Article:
Pope Benedict XVI reflected on the relationship between faith and science, before the Angelus with pilgrims in St Peter's Square yesterday.
Beginning with the observation that "the feast of Christmas is connected to the winter solstice, when the days, in the northern hemisphere, start to get longer again," the Pope said: "this highlights the fact that Christ is the son of grace, who, with his light ... transfigures and ignites the expectant universe" , and that the mystery of Christmas also has a "cosmic dimension," in addition to its "historical" one.
He said: "In this regard, perhaps not everyone knows, St Peter's Square is also a meridian. The obelisk, in fact, casts its shadow along a line that runs along the pavement toward the fountain under this window, and in these days the shadow is at its longest of the year. This reminds us of the function of astronomy in marking out the rhythm of prayer. The Angelus, for example, is recited in the morning, at noon, and in the evening, and with the meridian, which was used in ancient times to identify 'true noon', clocks were adjusted."
Recalling that 2009 has been declared by UNESCO and the UN as the "world year of astronomy," Benedict XVI greeted "all those who will participate in various ways in the initiatives for the world year of astronomy, 2009, declared at the 400th anniversary of the first telescopic observations of Galileo Galilei."
Referring to past controversies over Galileo, Holy Father said: "in fact my predecessors of venerable memory included devotees of this science, like Sylvester II, who taught it, Gregory XIII, to whom we owe our calendar, and St. Pius X, who knew how to make sundials."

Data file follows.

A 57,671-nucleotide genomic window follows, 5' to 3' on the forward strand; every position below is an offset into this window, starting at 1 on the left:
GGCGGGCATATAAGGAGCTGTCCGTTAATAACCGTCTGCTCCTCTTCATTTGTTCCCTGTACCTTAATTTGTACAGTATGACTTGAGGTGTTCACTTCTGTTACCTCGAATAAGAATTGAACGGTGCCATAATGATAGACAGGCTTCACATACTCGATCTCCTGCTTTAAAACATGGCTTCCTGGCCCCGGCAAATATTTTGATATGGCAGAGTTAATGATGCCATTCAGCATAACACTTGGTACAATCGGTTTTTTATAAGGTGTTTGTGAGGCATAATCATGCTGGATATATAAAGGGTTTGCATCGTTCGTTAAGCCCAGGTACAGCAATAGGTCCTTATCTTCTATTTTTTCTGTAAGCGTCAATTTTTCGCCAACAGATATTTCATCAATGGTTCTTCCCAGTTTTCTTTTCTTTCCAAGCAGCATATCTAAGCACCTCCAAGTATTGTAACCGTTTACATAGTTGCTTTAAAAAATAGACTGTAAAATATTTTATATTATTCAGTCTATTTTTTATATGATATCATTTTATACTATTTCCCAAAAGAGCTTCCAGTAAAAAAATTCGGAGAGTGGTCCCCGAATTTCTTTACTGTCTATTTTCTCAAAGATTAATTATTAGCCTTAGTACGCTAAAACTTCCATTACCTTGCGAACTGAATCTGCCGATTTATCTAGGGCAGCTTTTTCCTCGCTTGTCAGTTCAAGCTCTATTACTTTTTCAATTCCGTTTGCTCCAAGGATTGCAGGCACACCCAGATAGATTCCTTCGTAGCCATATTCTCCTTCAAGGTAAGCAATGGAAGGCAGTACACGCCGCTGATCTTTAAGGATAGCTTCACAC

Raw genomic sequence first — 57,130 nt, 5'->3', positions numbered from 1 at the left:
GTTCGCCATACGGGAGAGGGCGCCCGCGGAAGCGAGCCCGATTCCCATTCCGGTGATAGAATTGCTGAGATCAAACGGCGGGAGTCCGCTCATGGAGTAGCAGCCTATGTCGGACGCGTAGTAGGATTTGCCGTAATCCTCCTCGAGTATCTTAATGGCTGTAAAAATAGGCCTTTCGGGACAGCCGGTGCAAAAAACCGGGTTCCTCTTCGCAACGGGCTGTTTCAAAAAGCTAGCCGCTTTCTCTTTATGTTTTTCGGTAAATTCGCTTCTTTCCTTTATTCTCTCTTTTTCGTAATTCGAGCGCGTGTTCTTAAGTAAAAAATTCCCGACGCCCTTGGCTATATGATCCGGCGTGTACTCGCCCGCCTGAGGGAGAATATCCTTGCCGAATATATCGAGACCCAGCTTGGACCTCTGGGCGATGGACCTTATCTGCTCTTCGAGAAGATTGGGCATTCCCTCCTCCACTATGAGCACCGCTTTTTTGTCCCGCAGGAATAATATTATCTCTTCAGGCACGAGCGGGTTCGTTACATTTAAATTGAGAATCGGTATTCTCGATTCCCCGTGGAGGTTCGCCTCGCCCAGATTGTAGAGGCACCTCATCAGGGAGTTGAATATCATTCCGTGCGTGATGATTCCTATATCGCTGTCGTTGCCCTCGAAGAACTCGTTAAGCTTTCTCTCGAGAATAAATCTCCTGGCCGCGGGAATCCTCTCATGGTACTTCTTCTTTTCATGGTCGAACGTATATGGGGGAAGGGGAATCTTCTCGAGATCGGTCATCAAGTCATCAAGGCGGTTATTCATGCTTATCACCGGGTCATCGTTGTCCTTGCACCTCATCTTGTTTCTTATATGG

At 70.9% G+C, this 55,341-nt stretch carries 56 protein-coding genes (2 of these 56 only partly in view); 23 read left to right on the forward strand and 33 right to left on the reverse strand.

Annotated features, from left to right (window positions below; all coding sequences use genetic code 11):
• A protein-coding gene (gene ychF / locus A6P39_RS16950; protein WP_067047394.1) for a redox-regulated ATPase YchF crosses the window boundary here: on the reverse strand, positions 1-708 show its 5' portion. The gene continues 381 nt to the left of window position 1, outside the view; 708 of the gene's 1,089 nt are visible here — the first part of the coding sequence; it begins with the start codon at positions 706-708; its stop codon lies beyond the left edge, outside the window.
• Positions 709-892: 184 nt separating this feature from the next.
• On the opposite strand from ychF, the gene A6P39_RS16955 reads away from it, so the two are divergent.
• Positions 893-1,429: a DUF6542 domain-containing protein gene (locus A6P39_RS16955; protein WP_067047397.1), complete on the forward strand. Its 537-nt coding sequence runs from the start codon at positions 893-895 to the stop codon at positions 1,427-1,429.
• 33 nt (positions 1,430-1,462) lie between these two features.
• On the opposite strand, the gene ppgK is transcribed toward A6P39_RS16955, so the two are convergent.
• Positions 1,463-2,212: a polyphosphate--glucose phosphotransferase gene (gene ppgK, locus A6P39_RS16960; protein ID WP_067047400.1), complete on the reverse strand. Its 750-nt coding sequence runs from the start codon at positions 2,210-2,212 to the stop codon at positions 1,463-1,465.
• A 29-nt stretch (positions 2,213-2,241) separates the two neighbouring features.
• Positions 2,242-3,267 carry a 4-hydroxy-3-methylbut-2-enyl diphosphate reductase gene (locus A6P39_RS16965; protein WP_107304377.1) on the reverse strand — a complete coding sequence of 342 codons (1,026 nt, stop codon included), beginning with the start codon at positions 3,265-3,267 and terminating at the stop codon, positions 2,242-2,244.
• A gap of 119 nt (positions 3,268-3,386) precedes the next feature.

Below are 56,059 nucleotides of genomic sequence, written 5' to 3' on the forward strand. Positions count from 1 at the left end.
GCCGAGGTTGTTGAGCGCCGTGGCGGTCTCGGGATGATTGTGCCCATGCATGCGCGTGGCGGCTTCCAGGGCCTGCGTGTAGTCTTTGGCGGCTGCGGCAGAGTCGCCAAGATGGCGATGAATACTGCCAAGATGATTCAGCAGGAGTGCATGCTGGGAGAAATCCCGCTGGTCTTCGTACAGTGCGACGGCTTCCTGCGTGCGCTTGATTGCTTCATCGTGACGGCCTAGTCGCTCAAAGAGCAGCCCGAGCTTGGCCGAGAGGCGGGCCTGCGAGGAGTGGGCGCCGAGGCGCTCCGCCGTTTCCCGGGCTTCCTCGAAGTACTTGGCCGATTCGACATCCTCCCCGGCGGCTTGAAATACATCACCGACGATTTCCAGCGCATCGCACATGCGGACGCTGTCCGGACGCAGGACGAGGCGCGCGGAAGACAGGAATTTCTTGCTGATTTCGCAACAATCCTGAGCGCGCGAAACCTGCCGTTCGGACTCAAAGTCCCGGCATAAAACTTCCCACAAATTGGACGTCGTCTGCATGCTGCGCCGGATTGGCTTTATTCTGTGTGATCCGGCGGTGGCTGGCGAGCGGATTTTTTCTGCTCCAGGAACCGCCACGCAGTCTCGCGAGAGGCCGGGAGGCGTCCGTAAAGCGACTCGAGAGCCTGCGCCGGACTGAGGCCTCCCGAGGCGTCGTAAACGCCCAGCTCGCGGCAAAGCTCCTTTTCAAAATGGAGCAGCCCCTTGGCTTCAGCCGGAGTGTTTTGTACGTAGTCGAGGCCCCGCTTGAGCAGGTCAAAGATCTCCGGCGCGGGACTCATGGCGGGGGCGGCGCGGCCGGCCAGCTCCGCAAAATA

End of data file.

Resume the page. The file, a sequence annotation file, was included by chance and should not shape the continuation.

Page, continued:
There is therefore a friendship between faith and science, astronomy and faith. "If the heavens according to the beautiful words of the psalmist, 'proclaim the glory of God' (Psalm 19:2), then the laws of nature, which over the course of the centuries many men and women of science have helped us to understand better, are also a great stimulus to contemplate with gratitude the works of the Lord."
In 1992, Pope John Paul II said the church's denunciation of Galileo's work had been a tragic error. Galileo used his scientific methods to demonstrate that the Earth revolved around the Sun and not the other way around. But his view directly challenged the church's view at the time - that the Earth was static and at the centre of the universe. Galileo was accused of heresy in 1633 and forced to publicly recant his theories. He lived the rest of his life under house arrest at his villa in the hills outside Florence.
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